As Washington’s nuke conference wraps up, non-state mushroom cloud fears dominate
The two-day Washington Nuclear Summit, initiated by US President Obama, came to a close with a final communiqué that commits attending nations to secure all nuclear material in four years.
World leaders agreed to secure or destroy hundreds of thousands of tons of weapons-grade nuclear fuel by 2014, after Obama called on the rest of the leaders “not simply to talk, but to act” to head off the risks of nuclear terrorism and proliferation.
The communiqué spells out 12 obligations of signatories, including a promise to maintain effective security of the nuclear material in their countries. It also commits them to a specific work plan of best practices, it encourages participants to join international efforts to restrict the exchange of nuclear material, and directs nations to make new investments in nuclear security measures.
Earlier, on the second day of the 47-nation Nuclear Security Summit, Obama told attendees that the risk of a nuclear attack was on the rise - despite the Cold War being over – but this time it could be from terrorists rather than an enemy nation. Obama said the current nuclear reality was a “cruel irony of history” and efforts by al-Qaeda to gain access to fissile materials means “the risk of a nuclear attack has gone up”. He added that it was time “not simply to make pledges, but to make real progress for the security of our people. All this, in turn, requires something else, something more fundamental. It requires a new mindset — that we summon the will, as nations, as partners, to do what this moment in history demands.”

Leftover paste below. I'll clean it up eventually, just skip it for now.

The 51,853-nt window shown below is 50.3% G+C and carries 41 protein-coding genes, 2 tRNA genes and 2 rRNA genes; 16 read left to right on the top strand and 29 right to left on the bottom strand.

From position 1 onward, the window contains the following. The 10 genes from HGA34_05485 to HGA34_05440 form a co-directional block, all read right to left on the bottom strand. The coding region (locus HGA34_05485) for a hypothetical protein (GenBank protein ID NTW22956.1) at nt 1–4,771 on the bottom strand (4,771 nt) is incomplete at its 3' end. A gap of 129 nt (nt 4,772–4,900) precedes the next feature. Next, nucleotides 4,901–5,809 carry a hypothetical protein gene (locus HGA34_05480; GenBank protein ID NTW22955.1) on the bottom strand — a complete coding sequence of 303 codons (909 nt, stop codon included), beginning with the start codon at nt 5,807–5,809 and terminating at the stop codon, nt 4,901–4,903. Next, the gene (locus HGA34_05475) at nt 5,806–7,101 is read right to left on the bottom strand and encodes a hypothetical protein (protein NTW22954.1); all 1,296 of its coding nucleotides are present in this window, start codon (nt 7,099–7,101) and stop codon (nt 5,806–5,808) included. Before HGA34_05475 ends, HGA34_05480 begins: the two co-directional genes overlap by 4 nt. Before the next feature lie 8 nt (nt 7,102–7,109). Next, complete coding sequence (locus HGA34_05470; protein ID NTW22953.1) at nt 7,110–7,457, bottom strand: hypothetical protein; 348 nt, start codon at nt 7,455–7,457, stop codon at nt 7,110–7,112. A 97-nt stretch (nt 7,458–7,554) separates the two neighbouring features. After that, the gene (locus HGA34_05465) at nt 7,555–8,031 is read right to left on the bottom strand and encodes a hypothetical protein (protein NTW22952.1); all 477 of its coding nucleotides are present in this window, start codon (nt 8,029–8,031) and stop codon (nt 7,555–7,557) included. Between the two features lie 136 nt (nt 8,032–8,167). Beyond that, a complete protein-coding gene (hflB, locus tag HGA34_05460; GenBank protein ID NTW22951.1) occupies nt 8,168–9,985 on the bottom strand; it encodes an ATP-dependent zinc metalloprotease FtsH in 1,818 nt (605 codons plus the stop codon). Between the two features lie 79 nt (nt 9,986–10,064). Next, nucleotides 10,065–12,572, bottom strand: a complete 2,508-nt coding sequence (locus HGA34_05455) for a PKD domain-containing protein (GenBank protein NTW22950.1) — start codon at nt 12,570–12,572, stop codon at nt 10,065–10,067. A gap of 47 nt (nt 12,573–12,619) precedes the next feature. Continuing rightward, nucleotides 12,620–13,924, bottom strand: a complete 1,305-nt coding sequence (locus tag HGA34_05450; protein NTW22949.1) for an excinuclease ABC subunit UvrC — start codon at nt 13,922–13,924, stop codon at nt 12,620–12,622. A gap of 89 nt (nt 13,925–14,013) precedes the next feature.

Underscoring his point, Obama said dozens of countries had nuclear materials that could be sold or stolen, and that a weapon made from an apple-sized lump of plutonium could kill or injure hundreds of thousands. The document calls on the 47 countries to act together to prevent “non-state actors” — read al-Qaeda, friends and similar — from obtaining nuclear technolo